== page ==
Yes to THE Dress!
My daughter, Stephanie, chose her wedding gown. The dress. She looked so beautiful that I cried.
Well, okay, to tell the whole Naked Truth, I was already crying. The waterworks began with the first dress she tried on, and the shop lady—no stranger to Mama tears—handed me a box of Kleenex, gave me a pat on the shoulder, and moved on to the next sniffling mother.
To be fair, I cried the first time I saw my daughter-in-law in her wedding gown, too.
I think it has to do with the radiant joy on the face of a bride-to-be, and moving out of the ordinary and into the extraordinary. My daughter walked into the bridal shop looking girl-next-door pretty in her jeans and T-shirt, and when she stepped from the changing room and onto the platform, she was transformed into a fairytale princess. With her dark hair and eyes, her love of books, libraries, and all things erudite, I fancied she looked rather like her favorite Disney princess from her youth—Belle.
Yeah. Cue the waterworks. I was a goner.
Except, just to clarify, lest you get the wrong idea about my precious offspring—predating Beauty and the Beast was The Little Mermaid. Swimming one hot summer day I asked her if she was pretending to be Ariel. She gave me a look that could melt steel and said, “No! Who wants to be Ariel? I want to be the Sea Witch!” She was three-years-old and plotting world domination. I knew it would take a strong man to win her heart. (Good job, David!)
Anyway, there we were in the bridal shop—Steph dreaming of her wedding day, her sister Christina helping her in and out of countless bulky gowns, and me sitting on a little chaise, shredding Kleenex and offering wise bits of advice like, “Oh, my god! I love this one. This one is perfect!” over and over again because she looked gorgeous in every gown she wore.
There was no wrong choice. Most wedding gowns are inherently beautiful, and after you add the happiness of a young bride, fuggedaboutit. But there is a difference between no wrong choice and the perfect choice, and the perfect choice, as every woman knows, is the dress.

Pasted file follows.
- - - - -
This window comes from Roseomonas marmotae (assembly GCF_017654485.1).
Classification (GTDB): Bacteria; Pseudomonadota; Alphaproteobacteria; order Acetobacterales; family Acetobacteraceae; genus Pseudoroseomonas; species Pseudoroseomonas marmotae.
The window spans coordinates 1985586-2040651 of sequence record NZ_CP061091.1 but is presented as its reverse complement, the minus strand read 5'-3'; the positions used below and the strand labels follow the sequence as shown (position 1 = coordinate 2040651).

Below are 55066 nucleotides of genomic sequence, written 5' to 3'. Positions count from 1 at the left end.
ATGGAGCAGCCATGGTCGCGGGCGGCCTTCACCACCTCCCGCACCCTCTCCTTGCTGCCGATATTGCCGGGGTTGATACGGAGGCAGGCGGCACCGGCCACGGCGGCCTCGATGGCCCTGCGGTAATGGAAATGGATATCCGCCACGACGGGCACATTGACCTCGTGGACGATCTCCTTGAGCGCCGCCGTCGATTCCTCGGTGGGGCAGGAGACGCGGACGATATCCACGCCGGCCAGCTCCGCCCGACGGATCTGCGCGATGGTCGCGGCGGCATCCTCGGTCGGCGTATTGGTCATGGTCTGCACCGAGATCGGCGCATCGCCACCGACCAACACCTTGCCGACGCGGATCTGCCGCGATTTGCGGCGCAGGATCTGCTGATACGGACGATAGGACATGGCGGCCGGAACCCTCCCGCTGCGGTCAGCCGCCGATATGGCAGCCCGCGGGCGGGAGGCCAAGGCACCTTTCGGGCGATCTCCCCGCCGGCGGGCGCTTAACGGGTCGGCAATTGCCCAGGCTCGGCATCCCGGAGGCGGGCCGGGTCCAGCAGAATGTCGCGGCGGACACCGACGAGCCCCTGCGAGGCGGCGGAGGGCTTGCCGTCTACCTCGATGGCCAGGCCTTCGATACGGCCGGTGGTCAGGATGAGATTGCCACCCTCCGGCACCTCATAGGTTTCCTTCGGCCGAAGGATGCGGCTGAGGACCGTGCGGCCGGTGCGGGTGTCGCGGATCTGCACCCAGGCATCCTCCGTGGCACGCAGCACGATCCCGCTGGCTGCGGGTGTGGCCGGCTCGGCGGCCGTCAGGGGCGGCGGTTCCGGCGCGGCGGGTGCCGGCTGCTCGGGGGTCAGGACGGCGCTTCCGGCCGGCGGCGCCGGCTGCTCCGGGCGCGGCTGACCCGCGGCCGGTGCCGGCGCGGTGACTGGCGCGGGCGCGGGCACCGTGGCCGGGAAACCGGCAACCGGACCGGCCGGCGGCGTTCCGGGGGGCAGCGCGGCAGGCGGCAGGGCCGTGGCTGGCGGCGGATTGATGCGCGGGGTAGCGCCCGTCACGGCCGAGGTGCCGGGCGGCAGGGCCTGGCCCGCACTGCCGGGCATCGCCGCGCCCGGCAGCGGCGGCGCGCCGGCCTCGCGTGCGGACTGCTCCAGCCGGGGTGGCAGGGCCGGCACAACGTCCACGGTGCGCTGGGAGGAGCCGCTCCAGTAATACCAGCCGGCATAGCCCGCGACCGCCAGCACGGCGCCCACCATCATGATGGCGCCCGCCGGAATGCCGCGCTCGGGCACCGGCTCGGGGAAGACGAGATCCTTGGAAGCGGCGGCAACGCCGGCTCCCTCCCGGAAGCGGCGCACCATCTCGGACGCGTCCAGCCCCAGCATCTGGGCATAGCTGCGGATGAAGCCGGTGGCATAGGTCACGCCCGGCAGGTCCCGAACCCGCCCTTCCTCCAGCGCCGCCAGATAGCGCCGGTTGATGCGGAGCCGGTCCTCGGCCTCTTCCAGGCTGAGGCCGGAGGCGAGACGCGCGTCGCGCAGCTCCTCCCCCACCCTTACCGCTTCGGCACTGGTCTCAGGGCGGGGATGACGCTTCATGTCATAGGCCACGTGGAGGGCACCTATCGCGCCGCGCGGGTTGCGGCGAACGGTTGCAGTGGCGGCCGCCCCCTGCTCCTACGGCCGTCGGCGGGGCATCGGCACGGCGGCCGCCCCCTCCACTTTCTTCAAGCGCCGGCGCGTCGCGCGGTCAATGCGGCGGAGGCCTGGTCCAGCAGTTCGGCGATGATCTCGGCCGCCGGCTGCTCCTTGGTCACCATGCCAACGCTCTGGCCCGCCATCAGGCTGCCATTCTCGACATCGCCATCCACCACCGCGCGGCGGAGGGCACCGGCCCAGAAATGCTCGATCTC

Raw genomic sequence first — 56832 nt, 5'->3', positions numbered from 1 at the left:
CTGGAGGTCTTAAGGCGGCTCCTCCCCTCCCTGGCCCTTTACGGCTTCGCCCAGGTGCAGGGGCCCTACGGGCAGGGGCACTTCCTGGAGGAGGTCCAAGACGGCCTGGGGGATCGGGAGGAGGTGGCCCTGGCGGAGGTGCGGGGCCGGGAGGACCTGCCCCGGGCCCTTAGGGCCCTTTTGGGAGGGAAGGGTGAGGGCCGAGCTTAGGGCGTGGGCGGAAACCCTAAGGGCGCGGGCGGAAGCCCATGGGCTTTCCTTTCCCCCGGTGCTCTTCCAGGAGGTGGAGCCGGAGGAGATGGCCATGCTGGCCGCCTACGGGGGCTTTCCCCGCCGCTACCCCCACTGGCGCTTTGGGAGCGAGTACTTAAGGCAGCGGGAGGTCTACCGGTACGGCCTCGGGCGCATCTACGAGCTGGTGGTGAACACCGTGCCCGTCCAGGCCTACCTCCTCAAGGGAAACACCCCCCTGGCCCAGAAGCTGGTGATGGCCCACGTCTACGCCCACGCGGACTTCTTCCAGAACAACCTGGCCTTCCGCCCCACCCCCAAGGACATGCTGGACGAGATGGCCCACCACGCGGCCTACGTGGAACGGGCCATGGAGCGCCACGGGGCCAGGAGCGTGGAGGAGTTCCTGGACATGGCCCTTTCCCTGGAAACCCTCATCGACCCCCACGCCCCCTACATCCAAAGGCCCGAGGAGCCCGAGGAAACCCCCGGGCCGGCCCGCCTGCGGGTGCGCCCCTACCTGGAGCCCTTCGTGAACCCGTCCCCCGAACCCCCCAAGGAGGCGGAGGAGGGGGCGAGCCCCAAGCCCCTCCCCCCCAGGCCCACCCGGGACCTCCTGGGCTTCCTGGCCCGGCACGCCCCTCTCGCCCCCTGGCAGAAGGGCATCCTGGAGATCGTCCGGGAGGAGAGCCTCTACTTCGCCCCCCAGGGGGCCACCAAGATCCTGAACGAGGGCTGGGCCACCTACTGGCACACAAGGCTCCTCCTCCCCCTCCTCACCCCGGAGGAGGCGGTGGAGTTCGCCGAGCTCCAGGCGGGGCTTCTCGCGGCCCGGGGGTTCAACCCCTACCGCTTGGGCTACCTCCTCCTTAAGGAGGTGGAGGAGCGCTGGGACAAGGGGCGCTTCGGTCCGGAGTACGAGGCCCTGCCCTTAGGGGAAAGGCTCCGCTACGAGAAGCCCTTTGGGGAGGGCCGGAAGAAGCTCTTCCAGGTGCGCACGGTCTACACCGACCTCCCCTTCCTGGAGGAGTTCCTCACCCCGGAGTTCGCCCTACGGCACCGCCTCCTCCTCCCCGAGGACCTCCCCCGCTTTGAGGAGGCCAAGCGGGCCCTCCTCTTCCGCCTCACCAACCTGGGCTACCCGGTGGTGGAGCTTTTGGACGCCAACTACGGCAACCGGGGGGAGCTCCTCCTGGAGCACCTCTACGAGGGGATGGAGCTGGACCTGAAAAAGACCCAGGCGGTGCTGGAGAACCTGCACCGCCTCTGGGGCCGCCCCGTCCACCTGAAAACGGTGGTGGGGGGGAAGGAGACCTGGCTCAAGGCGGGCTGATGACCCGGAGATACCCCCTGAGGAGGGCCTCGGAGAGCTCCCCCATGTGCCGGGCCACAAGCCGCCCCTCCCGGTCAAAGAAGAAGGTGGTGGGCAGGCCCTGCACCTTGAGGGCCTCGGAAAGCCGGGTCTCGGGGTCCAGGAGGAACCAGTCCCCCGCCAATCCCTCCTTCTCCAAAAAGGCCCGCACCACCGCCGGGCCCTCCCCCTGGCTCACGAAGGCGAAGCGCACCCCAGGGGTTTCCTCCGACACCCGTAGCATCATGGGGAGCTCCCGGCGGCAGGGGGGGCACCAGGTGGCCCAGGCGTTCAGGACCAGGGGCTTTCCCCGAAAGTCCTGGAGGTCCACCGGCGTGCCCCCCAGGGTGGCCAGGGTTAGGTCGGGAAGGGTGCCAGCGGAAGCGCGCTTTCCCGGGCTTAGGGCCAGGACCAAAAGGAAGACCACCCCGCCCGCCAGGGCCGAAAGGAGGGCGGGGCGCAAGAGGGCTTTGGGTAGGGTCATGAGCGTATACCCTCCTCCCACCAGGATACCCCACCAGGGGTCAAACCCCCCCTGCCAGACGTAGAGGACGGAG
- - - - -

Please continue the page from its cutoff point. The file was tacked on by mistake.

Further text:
She found it—the one she didn’t want to take off, the one that made her feel different than all of the others—not just the dress, but her dress.
I’d love to post a photo for you, but of course I can’t. Her fiancé isn’t allowed to see her in her gown until their wedding day, 16 months away. You’ll just have to trust me when I tell you she will take his breath away.
Yes, my little baby girl, who is no longer so little, gave up her plans for world domination long ago. She learned that the best way to win her happiness was to open her heart.
I’m glad that she never evolved into the Sea Witch—or Belle either, for that matter. She is most decidedly her own person. But when she puts on her wedding gown for real, she’ll become Princess Stephanie, walking down the aisle toward her handsome prince.
Don’t worry. I’ll bring plenty of Kleenex.
Have you been a mother-of-the-bride? Any advice to help me through? If you’re married, did you go the traditional wedding gown route, or did you choose something different? What’s your story?
Thanks for hanging out with me. See you Friday for Observations From the Tub –